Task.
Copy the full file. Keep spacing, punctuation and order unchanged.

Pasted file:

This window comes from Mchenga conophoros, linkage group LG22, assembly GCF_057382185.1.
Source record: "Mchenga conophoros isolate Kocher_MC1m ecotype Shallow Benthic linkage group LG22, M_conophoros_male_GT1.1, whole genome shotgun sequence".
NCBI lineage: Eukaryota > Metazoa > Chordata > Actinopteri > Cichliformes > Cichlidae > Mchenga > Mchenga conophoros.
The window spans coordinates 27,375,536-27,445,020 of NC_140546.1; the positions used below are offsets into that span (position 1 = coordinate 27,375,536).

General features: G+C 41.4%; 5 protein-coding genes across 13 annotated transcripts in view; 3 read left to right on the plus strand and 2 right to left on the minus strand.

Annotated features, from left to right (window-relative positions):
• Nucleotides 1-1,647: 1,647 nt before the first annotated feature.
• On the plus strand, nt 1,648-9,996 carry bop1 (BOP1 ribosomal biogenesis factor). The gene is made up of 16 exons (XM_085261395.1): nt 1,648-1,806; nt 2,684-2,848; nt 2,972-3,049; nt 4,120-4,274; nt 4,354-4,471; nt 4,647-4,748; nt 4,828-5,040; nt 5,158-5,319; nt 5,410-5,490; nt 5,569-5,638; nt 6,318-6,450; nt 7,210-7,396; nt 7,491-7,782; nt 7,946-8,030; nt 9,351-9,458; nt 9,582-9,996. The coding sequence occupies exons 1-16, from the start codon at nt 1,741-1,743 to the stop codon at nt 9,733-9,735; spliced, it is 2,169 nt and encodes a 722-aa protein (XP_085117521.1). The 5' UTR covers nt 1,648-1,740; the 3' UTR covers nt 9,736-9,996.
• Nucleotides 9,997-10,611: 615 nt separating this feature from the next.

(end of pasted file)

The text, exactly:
This window comes from Mchenga conophoros, linkage group LG22, assembly GCF_057382185.1.
Source record: "Mchenga conophoros isolate Kocher_MC1m ecotype Shallow Benthic linkage group LG22, M_conophoros_male_GT1.1, whole genome shotgun sequence".
NCBI lineage: Eukaryota > Metazoa > Chordata > Actinopteri > Cichliformes > Cichlidae > Mchenga > Mchenga conophoros.
The window spans coordinates 27,375,536-27,445,020 of NC_140546.1; the positions used below are offsets into that span (position 1 = coordinate 27,375,536).

General features: G+C 41.4%; 5 protein-coding genes across 13 annotated transcripts in view; 3 read left to right on the plus strand and 2 right to left on the minus strand.

Annotated features, from left to right (window-relative positions):
• Nucleotides 1-1,647: 1,647 nt before the first annotated feature.
• On the plus strand, nt 1,648-9,996 carry bop1 (BOP1 ribosomal biogenesis factor). The gene is made up of 16 exons (XM_085261395.1): nt 1,648-1,806; nt 2,684-2,848; nt 2,972-3,049; nt 4,120-4,274; nt 4,354-4,471; nt 4,647-4,748; nt 4,828-5,040; nt 5,158-5,319; nt 5,410-5,490; nt 5,569-5,638; nt 6,318-6,450; nt 7,210-7,396; nt 7,491-7,782; nt 7,946-8,030; nt 9,351-9,458; nt 9,582-9,996. The coding sequence occupies exons 1-16, from the start codon at nt 1,741-1,743 to the stop codon at nt 9,733-9,735; spliced, it is 2,169 nt and encodes a 722-aa protein (XP_085117521.1). The 5' UTR covers nt 1,648-1,740; the 3' UTR covers nt 9,736-9,996.
• Nucleotides 9,997-10,611: 615 nt separating this feature from the next.